New paper in press on large bee diversity experiment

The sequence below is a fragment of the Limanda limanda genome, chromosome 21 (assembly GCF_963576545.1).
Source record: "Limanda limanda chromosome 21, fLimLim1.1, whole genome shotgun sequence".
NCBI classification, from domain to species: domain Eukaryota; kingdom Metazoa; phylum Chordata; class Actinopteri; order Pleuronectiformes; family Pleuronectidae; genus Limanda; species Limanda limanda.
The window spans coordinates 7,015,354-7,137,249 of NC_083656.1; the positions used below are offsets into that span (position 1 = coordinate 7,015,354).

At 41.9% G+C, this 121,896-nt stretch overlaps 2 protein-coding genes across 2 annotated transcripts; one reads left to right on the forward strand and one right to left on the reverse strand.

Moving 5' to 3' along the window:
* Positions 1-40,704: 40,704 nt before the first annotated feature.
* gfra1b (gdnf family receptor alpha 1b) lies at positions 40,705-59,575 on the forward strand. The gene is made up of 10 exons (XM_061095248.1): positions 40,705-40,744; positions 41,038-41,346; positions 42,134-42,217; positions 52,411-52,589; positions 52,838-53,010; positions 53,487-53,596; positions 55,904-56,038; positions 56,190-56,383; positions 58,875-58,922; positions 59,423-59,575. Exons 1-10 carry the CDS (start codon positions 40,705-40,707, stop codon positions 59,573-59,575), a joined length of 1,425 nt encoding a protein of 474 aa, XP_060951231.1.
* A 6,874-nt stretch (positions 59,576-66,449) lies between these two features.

Five years after the first field season of my PhD, the central paper of it is finally in press in Ecology! We performed the first pollinator diversity experiment that had up to five bee species actually nesting in the cages together with the plant community they pollinated (that is, the most realistic truly experimental work on the topic so far). We found support for a positive effect of bee diversity, but seed production was far better explained by variables quantifying functional niche complementarity (coverage). Interestingly, the realized functional complementarity among bee species was mediated by interspecific interactions causing a niche shift. This sheds new light on the ecosystem service value of bee diversity and on the dynamics of plant-pollinator interaction networks. The preprint is available here: http://dx.doi.org/10.1890/12-1620.1

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